ACP praises health care spending in president’s proposed 2023 federal budget

Government help needed ‘to ensure the health of the American public.’

Mental health, vaccines and federal research agencies all will see “significant improvements” in funding in President Joe Biden’s proposed 2023 budget, according to the American College of Physicians.

“We have seen over the past couple of years how important governmental support for health care and public health is to ensure the health of the American public,” ACP President George M. Abraham, MD, MPH, said in a news release. “We are glad to see that President Biden’s budget proposal recognizes the important role of health and health care services and programs.”

The organization praised a half dozen provisions in the 2023 budget the president introduced on March 28. The next budget came less than two weeks after the president signed into law the 2022 national spending plan to fund the government through Sept. 30, 2022.

The fiscal year 2023 budget requests $127.3 billion in discretionary funding for the federal Department of Health and Human Services.

It will have “significant support for the mental health workforce,” according to the ACP.

“Mental health care was strained prior to the COVID-19 pandemic and the increase in mental health conditions over the past two years has greatly exacerbated the strain,” Abraham said in the news release. “ACP believes that better support for mental health care professionals and services, as well as the integration of behavioral health with primary care, is key to supporting the health and well-being of our patients.”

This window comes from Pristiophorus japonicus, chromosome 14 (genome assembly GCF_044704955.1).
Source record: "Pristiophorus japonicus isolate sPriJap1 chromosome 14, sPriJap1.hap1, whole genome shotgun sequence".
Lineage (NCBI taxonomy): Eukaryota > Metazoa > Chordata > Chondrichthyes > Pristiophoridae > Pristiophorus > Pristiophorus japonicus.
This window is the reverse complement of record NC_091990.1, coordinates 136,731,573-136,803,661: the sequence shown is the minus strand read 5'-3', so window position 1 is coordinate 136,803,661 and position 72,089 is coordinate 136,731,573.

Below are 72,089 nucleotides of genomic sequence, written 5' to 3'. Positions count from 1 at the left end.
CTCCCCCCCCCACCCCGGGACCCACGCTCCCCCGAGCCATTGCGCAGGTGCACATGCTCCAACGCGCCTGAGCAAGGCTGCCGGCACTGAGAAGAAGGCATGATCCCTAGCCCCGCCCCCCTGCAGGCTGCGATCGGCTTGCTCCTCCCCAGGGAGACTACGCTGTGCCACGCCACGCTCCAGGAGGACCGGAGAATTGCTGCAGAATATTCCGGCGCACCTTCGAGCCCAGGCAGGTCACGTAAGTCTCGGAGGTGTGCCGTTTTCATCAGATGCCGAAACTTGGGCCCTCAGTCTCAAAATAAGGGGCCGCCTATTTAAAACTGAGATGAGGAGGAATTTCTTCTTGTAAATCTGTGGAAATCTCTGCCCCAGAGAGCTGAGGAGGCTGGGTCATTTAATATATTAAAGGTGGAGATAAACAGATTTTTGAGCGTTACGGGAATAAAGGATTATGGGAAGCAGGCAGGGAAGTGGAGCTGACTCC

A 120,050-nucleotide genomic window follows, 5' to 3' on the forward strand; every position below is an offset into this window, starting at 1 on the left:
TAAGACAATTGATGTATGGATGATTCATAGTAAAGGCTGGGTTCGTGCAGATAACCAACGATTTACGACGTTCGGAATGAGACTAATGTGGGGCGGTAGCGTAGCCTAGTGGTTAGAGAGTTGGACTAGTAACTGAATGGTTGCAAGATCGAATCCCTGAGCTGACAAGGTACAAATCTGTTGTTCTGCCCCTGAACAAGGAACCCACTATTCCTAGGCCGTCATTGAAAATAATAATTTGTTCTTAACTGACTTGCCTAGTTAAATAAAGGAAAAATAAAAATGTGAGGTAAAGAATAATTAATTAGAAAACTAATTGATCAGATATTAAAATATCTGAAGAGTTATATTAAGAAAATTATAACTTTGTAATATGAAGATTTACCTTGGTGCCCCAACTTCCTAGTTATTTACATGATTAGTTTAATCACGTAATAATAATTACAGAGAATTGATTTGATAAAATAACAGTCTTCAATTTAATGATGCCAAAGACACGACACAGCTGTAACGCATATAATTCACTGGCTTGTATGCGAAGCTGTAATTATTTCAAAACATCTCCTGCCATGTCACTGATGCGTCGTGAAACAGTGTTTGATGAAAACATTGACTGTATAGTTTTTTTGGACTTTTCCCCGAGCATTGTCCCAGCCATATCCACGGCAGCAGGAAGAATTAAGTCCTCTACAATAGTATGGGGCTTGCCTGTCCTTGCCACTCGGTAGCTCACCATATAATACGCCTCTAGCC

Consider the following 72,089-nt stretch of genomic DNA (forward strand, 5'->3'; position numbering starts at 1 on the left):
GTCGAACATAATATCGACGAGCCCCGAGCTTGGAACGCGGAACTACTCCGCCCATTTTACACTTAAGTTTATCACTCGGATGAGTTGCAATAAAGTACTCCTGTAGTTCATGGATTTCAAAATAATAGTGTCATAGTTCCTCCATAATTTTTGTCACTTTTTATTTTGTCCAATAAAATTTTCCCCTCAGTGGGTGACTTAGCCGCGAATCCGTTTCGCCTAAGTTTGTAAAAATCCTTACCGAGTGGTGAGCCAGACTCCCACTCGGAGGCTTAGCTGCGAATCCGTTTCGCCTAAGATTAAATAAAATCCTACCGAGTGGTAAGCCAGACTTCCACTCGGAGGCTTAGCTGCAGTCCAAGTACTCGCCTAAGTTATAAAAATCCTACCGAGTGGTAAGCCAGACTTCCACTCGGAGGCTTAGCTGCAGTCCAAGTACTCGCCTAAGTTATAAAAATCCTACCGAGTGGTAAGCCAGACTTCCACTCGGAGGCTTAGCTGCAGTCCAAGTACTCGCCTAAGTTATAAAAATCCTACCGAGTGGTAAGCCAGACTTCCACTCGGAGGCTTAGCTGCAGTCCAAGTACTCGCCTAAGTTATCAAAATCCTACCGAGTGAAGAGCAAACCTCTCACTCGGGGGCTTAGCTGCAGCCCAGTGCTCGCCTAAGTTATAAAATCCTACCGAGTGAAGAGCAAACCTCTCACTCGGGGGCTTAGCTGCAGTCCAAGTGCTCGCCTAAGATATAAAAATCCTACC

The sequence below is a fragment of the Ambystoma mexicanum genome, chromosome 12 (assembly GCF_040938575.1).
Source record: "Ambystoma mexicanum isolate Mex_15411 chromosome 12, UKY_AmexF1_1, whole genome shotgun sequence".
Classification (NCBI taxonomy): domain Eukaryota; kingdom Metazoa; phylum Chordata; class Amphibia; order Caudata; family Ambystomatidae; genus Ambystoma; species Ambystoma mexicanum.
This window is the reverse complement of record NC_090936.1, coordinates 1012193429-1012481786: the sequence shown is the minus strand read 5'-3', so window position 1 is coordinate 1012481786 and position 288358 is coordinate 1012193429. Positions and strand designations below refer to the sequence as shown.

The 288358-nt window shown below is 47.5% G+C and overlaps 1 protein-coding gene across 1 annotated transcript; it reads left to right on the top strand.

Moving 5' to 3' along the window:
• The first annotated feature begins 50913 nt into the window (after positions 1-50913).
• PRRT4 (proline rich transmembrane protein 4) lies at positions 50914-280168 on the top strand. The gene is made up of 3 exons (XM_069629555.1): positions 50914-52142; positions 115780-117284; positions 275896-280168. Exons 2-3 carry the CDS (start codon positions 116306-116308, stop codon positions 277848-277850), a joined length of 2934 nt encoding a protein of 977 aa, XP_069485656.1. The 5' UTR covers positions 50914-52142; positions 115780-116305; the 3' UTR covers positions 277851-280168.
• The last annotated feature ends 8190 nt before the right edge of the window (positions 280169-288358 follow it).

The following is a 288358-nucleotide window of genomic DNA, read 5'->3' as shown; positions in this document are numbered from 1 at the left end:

Among other provisions:

  • A new Vaccines for Adults Program for uninsured adults to access all the vaccinesrecommended by the Advisory Committee on Immunization Practices at no cost.

“We have seen over the past year how critical widespread use of vaccines is to maintaining public health. We need this sort of program to ensure that vaccine uptake is as extensive as possible,” Abraham said.

  • There is “a major increase in funding for public health systems” and local agencies to improve public health, pandemic preparedness, and biodefense, according to ACP.

The budget includes $9.9 billion in discretionary funding for the federal Centers for Disease Control and Prevention. It is $2.8 billion over the 2021 enacted level, according to the budget.

  • Increased funding to $470 million for initiatives to improve maternal health and to increase health equity.

The budget noted “the United States has the highest maternal mortality rate among development nations, with an unacceptably high mortality rate for Black, American Indian/Alaska Native, and other women of color.”

  • A major increase in funding for the Advanced Research Projects Agency for Health to speed the development and practical application of health care breakthroughs.

The budget includes a $5 billion investment for the agency, known as ARPA-H, with an initial focus on cancer and diseases such as diabetes and Alzheimer’s, according to the budget.

  • Adequate funding for key federal agencies and programs, like the workforce programs administered by the Health Resources and Services Administration, the Agency for Healthcare Research and Quality, and the Office of the National Coordinator for Health IT. This includes increased funding for public health initiatives like the Title X family planning program and gun violence research.

“ACP believes that increased investments in public health and federal health programs are needed to ensure the health of all Americans,” Abraham said. “We look forward to working with the administration and with Congress to advance these critical health care programs.”

This was originally posted on our sister publication Medical Economics.